Well, maybe… But maybe the truth is humans need people. It is very hard to build deep and abiding connections with others if I think that I don’t have a need in the world for another human being. Brene Brown‘s research on vulnerability is a testament to that fact. She states, “We are biologically, cognitively, physically, and spiritually wired to love, to be loved, and to belong. When those needs are not met, we don’t function as we were meant to. We break. We fall apart. We numb. We ache. We hurt others. We get sick.”

It is tempting to feel the pull of independence when I am killing it at life and want to have full credit for the goodness. But when I am broken open, man, that is another story.

In these moments, I feel deeply the ways I need- when a friend pulls me back from the brink of my own darkness with a tightly grasping hand and lets me know I’m not alone.  One of the most beautiful articulations of this moment was written to me by my sister, Jen.

Hear me deep, 

Let my love and words sink into your broken pieces, 

You will be ok, 

You hold within you everything you need, 

You are strong, so much stronger than you at this moment believe, 

I will be your strength if it must live outside of itself for now, 

I will always be, 

As you are to me, 

I will be your mirror in this moment since yours is so broken and skewed, 

You are beautiful, 

Complete, 

A presence of true peace

These words, her grasping hand, were the only things that could have healed me. She was able to say to me: I know you, I believe in you, I trust you. What a gift this is. Seeing your best self reflected when you feel your worst.

In Kahlil Gibran‘s words, too, in friendship, the sweet is made sweeter, “in the dew of little things the heart finds its morning and is refreshed.”  This I have experienced as well.

From my sister in this moment:

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From my dear friend Mel when she and I pulled through a dark time together to ultimately arrive on the shore, grasping hands. The day when we walked through the grass with no shoes on, laid down under a tree, and stared at the sun, the blue sky, the trees, just reveling in the beauty of the world for a moment of joy, a moment of healing.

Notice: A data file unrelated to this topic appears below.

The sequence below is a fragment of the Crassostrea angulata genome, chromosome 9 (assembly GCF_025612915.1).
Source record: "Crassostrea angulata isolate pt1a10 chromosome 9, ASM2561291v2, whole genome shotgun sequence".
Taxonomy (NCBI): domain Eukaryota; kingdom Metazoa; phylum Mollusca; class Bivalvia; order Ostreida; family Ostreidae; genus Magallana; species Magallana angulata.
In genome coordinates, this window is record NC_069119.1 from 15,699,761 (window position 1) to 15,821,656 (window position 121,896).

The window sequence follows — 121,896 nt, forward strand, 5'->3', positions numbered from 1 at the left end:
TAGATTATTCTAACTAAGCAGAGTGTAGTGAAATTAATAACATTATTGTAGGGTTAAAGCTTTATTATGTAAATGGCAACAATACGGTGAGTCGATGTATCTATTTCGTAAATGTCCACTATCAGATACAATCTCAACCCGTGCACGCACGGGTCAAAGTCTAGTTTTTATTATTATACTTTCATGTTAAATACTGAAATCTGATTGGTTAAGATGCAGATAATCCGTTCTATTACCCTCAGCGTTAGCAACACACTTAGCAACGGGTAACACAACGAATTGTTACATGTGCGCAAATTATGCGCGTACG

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From my friend Harmony, over many years and on many occasions, when she has played for me our song “Time after Time” by Cyndi Lauper. Each time, we sing along to the words, in awe of what we have been and done for one another in seventeen years. My life has been sweetened by our our own sappy soundtrack:

If you fall I will catch you, I will be waiting
Time after time

This post is a sappy love song to all of my friends.  Because there are not enough songs about friendship.  We should have ballads for friends, days dedicated to appreciating them, poems written in their honor.

I will bookend this post with the words of C.S. Lewis on friendship in dedication to all those friends I love- those named here and those unnamed:

In … friendship this appreciative love is… so great and so firmly based that each member of the circle feels, in his secret heart, humbled before the rest. Sometimes he wonders what he is doing there among his betters. He is lucky beyond desert to be in such company….  when the whole world, and something beyond the world, opens itself to our minds as we talk… Life — natural life — has no better gift to give. Who could have deserved it?”  

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In what moments has friendship shown itself as love to you? How has it enriched your life?

Please leave your thoughts in the comments section or send them to me in the “Contact” tab.